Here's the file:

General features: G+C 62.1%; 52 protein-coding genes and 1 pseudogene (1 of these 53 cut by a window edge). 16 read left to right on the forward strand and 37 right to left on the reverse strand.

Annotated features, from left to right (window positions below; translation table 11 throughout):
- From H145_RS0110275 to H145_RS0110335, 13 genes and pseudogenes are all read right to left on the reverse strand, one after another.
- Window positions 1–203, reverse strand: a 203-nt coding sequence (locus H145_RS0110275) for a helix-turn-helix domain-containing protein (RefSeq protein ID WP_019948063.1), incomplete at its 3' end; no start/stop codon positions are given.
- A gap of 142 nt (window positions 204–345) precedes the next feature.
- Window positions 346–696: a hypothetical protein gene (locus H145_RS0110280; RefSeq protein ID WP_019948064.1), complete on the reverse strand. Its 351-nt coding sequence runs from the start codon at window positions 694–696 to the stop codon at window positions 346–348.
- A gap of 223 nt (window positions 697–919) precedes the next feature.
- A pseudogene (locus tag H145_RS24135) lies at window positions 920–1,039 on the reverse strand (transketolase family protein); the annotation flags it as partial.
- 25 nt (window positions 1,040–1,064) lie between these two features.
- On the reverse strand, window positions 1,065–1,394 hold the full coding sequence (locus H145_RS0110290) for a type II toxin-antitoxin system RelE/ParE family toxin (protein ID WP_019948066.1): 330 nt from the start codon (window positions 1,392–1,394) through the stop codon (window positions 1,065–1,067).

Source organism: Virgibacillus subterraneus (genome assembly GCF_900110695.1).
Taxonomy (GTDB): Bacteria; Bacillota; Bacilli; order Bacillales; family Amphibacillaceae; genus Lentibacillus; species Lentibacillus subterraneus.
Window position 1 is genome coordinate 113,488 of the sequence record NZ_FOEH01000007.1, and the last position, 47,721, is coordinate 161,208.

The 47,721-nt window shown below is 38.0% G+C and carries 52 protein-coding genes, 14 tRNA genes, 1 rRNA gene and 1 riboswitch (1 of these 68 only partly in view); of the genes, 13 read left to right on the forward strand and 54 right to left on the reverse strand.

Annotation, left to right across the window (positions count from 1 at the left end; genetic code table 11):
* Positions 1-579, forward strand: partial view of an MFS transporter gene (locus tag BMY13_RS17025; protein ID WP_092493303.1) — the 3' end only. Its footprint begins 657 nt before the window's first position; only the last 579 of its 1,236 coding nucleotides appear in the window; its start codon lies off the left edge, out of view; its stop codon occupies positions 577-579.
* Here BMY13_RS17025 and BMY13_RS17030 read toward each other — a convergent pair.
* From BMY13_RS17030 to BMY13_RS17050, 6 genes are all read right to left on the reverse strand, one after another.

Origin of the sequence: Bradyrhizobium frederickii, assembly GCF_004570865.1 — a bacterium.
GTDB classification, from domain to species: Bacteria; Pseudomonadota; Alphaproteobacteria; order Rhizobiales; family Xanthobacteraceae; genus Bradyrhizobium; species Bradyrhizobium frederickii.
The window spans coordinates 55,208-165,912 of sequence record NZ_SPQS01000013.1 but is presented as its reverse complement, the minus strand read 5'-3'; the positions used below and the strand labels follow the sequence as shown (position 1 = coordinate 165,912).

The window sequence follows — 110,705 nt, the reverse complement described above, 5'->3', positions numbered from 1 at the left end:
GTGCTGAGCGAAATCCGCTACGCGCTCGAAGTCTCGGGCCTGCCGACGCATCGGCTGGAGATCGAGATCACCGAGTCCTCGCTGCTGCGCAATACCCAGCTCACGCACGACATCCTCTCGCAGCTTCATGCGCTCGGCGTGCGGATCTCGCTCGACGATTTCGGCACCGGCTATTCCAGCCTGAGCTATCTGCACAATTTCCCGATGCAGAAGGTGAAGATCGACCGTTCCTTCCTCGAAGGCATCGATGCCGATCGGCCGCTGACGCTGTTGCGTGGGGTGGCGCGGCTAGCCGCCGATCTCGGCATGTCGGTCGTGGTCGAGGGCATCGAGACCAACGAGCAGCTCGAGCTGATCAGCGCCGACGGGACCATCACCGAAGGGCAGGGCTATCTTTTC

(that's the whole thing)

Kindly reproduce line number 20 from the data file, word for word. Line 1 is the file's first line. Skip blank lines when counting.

GTDB classification, from domain to species: Bacteria; Pseudomonadota; Alphaproteobacteria; order Rhizobiales; family Xanthobacteraceae; genus Bradyrhizobium; species Bradyrhizobium frederickii.